6. A method for gravimetrically separating a formed phase from an unformed phase in a centrifuged sample of a mult-phase material in an assembly which comprises a tube having a bore with an axis of elongation, a generally disc-shaped separator body having an axis of symmetry which is disposed perpendicular to its circumference and having a center of mass (Cm) and a center of buoyancy (Cb) which are spaced apart from each along said axis of symmetry so as to impart to the body a first side having a higher specific gravity, and a second opposite side having a lower specific gravity, which body is positioned in said tube bore with the axis of symmetry of said body being disposed at essentially a 90.degree. angle relative to the axis of elongation of the tube bore so as to open the tube bore for admission of the sample into the tube, said method comprising the steps of:

a) drawing the sample of the multi-phase material into the tube;

b) centrifuging the multi-phase material sample at G forces which will separate the formed phase from the unformed phase and will cause the separator body to tumble in the tube to a barrier position wherein the axis of symmetry of the separator body coincides with the axis of elongation of the tube bore; and

c) causing the separator body to gravitate onto an interface between the formed and unformed phases of the material sample during said centrifuging step so as to form a barrier between the formed and unformed phases in the sample.

7. An assembly for gravimetrically separating a heavier phase from a lighter phase phase in a centrifuged sample of a multi-phase material, said assembly including:

a) a tube for holding the material sample, said tube having a bore and an axis of elongation; and

b) a separator body disposed in said tube, said separator body being disposed in a first position wherein its center of mass is laterally spaced apart from said axis of elongation of said tube, said separator body having a circumferential surface which is wedged against opposite sides of the tube bore so as to provide minimal interference with flow of the material into said tube when in said first position, and said circumferential surface providing a pivot axis which allows the separator body to reorient during centrifugation of the sample in the tube to a second position wherein said center of mass is positioned on said axis of elongation of the tube, said separator body being operable to separate heavier and lighter phases of said sample when in said second position.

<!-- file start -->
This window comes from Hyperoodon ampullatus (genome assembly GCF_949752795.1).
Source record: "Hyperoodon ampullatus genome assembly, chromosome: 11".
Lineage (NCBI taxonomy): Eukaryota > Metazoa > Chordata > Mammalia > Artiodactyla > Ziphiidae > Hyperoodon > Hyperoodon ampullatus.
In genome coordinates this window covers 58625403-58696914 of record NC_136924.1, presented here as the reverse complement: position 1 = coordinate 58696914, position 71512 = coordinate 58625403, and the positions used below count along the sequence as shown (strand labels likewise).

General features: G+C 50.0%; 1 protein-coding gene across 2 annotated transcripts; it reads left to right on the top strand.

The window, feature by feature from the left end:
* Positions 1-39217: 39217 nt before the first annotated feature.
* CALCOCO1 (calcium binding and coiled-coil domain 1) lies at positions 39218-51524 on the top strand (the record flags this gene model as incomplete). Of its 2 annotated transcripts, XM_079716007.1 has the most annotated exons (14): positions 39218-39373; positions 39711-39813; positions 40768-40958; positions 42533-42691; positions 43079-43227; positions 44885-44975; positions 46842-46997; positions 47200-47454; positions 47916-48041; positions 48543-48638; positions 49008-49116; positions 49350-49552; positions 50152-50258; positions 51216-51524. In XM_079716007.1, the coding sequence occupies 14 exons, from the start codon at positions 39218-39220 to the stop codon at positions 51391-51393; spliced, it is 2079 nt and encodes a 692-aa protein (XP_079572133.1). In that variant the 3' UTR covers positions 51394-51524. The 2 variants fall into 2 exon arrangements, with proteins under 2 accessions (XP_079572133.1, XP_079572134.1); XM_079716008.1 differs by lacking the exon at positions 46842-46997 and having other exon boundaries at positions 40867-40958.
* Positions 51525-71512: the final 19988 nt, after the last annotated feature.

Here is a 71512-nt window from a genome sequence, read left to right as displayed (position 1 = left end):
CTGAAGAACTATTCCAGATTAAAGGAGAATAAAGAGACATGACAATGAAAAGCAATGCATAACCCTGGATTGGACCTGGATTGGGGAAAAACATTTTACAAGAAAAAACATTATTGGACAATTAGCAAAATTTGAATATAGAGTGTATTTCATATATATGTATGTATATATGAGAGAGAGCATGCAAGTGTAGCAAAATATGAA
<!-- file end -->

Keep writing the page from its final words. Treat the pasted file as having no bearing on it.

8. A method for gravimetrically separating a heavier phase from a lighter phase in a centrifuged multi-phase material in an assembly which comprises a tube having a bore with an axis of elongation; and a separator body having a center of mass, said separator body being positioned in said tube bore in a first position wherein the center of mass of said body is disposed radially offset from the axis of elongation of the tube bore and wherein said separator body is oriented relative to the tube bore axis so as to open the tube bore for admission of the sample into the tube, said method comprising the steps of:

a) drawing a sample of the multi-phase material into the tube;

b) centrifuging the multi-phase material sample at G forces which will separate the heavier phase from the lighter phase and will cause the separator body to reorient in the tube to a barrier position wherein the center of mass of the separator body coincides with the axis of elongation of the tube bore; and

c) causing the separator body to gravitate onto an interface between the heavier and lighter phases of the material sample during said centrifuging step so as to form a barrier between the heavier and lighter phases in the sample.

9. A method for gravimetrically separating a heavier phase from a lighter phase in a centrifuged multi-phase material in an assembly which comprises a tube having a bore with an axis of elongation; and a separator body having a center of mass, said separator body being positioned in said tube bore in a first position wherein the center of mass of said body is disposed radially offset from the axis of elongation of the tube bore and wherein said separator body is oriented relative to the tube bore axis so as to open the tube bore for admission of the sample into the tube, said method comprising the steps of:

a) drawing a sample of the multi-phase material into the tube;

b) centrifuging the multi-phase material sample at G forces which will separate the heavier phase from the lighter phase and will cause the separator body to reorient in the tube to a barrier position wherein the center of mass of the separator body coincides with a centrifugal force vector line created in the tube by said centrifuging step; and